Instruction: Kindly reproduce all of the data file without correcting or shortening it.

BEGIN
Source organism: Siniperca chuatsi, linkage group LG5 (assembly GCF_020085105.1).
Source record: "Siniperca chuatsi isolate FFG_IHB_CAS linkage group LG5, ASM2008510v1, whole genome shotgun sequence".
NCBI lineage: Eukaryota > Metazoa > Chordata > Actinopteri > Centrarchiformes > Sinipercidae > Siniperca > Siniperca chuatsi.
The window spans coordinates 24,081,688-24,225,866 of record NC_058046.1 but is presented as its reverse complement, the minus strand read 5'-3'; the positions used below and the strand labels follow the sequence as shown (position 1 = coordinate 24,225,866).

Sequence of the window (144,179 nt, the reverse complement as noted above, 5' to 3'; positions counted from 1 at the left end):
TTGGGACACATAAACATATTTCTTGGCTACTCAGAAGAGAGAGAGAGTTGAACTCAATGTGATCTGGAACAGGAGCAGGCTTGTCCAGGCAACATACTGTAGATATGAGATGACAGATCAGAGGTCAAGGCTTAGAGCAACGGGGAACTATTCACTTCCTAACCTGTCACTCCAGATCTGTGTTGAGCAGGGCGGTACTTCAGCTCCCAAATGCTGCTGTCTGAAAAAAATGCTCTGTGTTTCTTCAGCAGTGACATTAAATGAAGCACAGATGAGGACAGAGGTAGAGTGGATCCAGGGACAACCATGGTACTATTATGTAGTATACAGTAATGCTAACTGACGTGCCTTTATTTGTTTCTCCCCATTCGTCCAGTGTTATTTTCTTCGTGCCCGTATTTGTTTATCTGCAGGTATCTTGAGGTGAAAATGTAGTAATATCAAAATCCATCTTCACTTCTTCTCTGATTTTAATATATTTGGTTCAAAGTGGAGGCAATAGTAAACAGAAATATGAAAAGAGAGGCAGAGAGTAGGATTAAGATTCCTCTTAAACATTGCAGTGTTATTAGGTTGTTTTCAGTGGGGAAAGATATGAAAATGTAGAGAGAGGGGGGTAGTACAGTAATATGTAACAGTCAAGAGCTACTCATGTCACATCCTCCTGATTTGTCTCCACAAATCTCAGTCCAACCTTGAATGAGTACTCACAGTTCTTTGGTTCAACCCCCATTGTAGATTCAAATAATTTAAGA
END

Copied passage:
Source organism: Siniperca chuatsi, linkage group LG5 (assembly GCF_020085105.1).
Source record: "Siniperca chuatsi isolate FFG_IHB_CAS linkage group LG5, ASM2008510v1, whole genome shotgun sequence".
NCBI lineage: Eukaryota > Metazoa > Chordata > Actinopteri > Centrarchiformes > Sinipercidae > Siniperca > Siniperca chuatsi.
The window spans coordinates 24,081,688-24,225,866 of record NC_058046.1 but is presented as its reverse complement, the minus strand read 5'-3'; the positions used below and the strand labels follow the sequence as shown (position 1 = coordinate 24,225,866).

Sequence of the window (144,179 nt, the reverse complement as noted above, 5' to 3'; positions counted from 1 at the left end):
TTGGGACACATAAACATATTTCTTGGCTACTCAGAAGAGAGAGAGAGTTGAACTCAATGTGATCTGGAACAGGAGCAGGCTTGTCCAGGCAACATACTGTAGATATGAGATGACAGATCAGAGGTCAAGGCTTAGAGCAACGGGGAACTATTCACTTCCTAACCTGTCACTCCAGATCTGTGTTGAGCAGGGCGGTACTTCAGCTCCCAAATGCTGCTGTCTGAAAAAAATGCTCTGTGTTTCTTCAGCAGTGACATTAAATGAAGCACAGATGAGGACAGAGGTAGAGTGGATCCAGGGACAACCATGGTACTATTATGTAGTATACAGTAATGCTAACTGACGTGCCTTTATTTGTTTCTCCCCATTCGTCCAGTGTTATTTTCTTCGTGCCCGTATTTGTTTATCTGCAGGTATCTTGAGGTGAAAATGTAGTAATATCAAAATCCATCTTCACTTCTTCTCTGATTTTAATATATTTGGTTCAAAGTGGAGGCAATAGTAAACAGAAATATGAAAAGAGAGGCAGAGAGTAGGATTAAGATTCCTCTTAAACATTGCAGTGTTATTAGGTTGTTTTCAGTGGGGAAAGATATGAAAATGTAGAGAGAGGGGGGTAGTACAGTAATATGTAACAGTCAAGAGCTACTCATGTCACATCCTCCTGATTTGTCTCCACAAATCTCAGTCCAACCTTGAATGAGTACTCACAGTTCTTTGGTTCAACCCCCATTGTAGATTCAAATAATTTAAGA